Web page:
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Racial-slur incidents drop sharply with NFL’s ban in place

PHOENIX – The number of reported on-field incidents involving the use of racial slurs and other forms of abusive language declined sharply this season after the NFL enacted a ban on their use.

According to figures given by league officials to the Fritz Pollard Alliance, a diversity group that works closely with the NFL on its minority hiring practices, there were six reported incidents this season of the on-field use of slurs. That was down from 29 documented incidents, as reported to the league by game officials, during the 2013 season.

John Wooten, the chairman of the Fritz Pollard Alliance, said the group was given those figures by the league at the annual meeting between the two sides in December.

“I think it says very clearly that the players understand the gravity of what we’re trying to do,” Wooten said. “I think the clubs and everyone else are to be congratulated. The key thing here is we’re talking about respect. It’s about respect and dignity. Ideally it should be zero. But it’s headed in the right direction.”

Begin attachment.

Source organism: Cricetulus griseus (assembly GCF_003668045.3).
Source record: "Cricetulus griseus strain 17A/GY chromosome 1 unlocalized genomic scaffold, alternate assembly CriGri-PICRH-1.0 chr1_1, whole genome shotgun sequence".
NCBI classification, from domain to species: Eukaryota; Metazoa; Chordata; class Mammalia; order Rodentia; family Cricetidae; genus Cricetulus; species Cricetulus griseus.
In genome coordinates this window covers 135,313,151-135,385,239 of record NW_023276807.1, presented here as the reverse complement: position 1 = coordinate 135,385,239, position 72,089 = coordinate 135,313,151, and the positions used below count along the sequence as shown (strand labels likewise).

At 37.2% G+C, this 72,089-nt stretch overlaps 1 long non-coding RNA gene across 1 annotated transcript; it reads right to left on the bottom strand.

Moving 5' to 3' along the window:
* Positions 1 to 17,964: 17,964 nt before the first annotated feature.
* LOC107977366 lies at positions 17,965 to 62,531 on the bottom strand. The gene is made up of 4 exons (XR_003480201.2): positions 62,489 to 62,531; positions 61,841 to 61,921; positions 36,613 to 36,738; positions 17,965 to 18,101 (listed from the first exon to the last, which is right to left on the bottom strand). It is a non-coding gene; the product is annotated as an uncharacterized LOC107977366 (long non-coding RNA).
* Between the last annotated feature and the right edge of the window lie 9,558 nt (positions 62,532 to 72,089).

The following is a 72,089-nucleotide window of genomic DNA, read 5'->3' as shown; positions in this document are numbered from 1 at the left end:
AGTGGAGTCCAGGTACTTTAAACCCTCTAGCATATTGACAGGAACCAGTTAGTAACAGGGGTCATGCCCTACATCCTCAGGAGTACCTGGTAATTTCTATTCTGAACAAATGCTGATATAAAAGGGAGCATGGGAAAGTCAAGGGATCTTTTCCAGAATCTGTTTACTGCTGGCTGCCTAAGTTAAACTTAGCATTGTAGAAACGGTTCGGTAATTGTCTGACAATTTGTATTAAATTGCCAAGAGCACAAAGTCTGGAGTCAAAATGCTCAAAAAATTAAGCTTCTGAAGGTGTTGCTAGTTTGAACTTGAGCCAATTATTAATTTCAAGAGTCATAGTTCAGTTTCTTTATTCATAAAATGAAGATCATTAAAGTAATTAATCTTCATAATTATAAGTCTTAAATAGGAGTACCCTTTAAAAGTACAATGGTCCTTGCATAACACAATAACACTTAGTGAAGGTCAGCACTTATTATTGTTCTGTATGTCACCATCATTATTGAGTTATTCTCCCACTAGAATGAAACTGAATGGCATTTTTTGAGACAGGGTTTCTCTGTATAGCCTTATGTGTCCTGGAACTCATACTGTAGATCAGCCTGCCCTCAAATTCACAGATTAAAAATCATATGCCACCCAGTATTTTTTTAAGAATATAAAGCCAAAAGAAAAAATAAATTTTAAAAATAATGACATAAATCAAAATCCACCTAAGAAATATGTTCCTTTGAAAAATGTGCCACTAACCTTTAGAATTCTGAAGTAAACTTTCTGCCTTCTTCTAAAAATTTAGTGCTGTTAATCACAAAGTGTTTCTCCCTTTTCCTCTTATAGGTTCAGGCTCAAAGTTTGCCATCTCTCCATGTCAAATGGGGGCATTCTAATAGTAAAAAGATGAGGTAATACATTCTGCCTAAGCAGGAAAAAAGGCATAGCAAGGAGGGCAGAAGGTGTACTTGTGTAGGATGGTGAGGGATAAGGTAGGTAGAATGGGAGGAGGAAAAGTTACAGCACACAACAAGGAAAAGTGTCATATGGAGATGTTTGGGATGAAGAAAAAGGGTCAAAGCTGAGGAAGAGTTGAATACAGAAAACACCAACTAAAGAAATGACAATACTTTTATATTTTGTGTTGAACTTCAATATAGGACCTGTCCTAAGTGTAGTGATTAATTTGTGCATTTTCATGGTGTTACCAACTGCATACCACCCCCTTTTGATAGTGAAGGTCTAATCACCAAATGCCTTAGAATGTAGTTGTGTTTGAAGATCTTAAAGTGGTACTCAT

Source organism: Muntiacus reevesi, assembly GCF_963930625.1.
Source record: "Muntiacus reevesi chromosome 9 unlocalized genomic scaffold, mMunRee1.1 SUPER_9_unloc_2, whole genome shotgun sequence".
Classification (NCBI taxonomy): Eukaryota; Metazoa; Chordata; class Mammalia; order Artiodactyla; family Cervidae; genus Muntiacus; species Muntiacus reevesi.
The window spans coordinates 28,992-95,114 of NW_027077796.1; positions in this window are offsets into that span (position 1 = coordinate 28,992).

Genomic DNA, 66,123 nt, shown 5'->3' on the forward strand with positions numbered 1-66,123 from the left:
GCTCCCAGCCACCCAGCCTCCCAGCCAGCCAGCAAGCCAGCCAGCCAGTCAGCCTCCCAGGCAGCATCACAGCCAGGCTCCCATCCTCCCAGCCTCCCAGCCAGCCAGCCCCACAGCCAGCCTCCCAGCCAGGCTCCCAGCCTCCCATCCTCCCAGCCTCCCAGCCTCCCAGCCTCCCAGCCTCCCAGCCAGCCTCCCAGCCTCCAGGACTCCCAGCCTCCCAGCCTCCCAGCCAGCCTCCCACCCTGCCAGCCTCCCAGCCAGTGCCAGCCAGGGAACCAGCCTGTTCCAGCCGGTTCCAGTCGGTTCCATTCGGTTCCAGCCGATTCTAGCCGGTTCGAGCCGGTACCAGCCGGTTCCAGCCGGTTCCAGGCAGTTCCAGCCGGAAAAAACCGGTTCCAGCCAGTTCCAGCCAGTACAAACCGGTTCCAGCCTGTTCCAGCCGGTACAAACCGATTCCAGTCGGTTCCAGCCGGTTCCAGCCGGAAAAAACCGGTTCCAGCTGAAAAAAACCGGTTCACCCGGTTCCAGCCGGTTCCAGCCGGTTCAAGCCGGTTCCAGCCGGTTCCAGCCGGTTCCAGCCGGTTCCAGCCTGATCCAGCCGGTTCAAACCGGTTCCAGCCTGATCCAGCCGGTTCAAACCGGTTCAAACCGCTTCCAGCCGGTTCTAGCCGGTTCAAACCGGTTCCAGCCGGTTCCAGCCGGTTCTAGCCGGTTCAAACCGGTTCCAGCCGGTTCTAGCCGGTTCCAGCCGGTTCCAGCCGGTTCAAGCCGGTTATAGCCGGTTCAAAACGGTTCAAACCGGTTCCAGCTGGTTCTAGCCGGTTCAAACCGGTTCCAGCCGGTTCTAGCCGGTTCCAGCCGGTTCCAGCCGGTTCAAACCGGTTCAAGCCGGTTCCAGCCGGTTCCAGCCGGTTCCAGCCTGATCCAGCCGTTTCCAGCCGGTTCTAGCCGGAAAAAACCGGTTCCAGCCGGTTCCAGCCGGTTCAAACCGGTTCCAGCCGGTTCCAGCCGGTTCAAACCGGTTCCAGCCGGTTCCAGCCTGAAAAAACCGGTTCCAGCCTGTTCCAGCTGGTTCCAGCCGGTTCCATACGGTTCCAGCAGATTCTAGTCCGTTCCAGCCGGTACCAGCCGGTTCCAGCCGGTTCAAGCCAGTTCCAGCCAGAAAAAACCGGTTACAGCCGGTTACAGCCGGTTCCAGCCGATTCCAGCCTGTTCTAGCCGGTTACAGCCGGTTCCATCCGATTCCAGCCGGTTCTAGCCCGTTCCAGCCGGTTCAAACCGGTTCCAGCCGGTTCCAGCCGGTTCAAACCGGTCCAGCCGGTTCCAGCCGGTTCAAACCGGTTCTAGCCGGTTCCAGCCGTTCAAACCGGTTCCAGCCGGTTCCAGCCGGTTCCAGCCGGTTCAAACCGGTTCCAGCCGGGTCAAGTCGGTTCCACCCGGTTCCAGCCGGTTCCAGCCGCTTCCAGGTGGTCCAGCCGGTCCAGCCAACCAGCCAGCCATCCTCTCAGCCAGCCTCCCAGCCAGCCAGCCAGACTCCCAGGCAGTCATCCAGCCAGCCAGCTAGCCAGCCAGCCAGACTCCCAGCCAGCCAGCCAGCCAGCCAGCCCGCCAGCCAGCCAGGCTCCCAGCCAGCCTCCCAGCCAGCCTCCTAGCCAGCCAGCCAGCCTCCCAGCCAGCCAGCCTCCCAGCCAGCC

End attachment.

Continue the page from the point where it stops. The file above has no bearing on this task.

The NFL declined to comment through a spokesman.

The NFL, at the urging of the Fritz Pollard Alliance, banned the on-field use of racial and homophobic slurs and other offensive language by players, coaches and other personnel this season. The league implemented its ban by utilizing existing rules for what constitutes unsportsmanlike conduct, saying that the use of such language would result in a 15-yard penalty.

The Fritz Pollard Alliance made its push for the league to enact the ban last offseason in part because of an incident last season involving Washington Redskins offensive tackle Trent Williams.

The Fritz Pollard Alliance and the NFL Referees Association accused Williams of directing a racial slur at an official, umpire Roy Ellison, during a game against the Philadelphia Eagles. Williams denied using a slur and was not disciplined by the league.

The NFL announced in November 2013 that it had suspended Ellison for one game for making a profane and derogatory statement to Williams as part of the incident. The Fritz Pollard Alliance acknowledged at the time that Ellison had directed a profanity at Williams but maintained that did not excuse Williams’s conduct.

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WASHINGTON POST-BLOOMBERG–01-27-15 1622EDT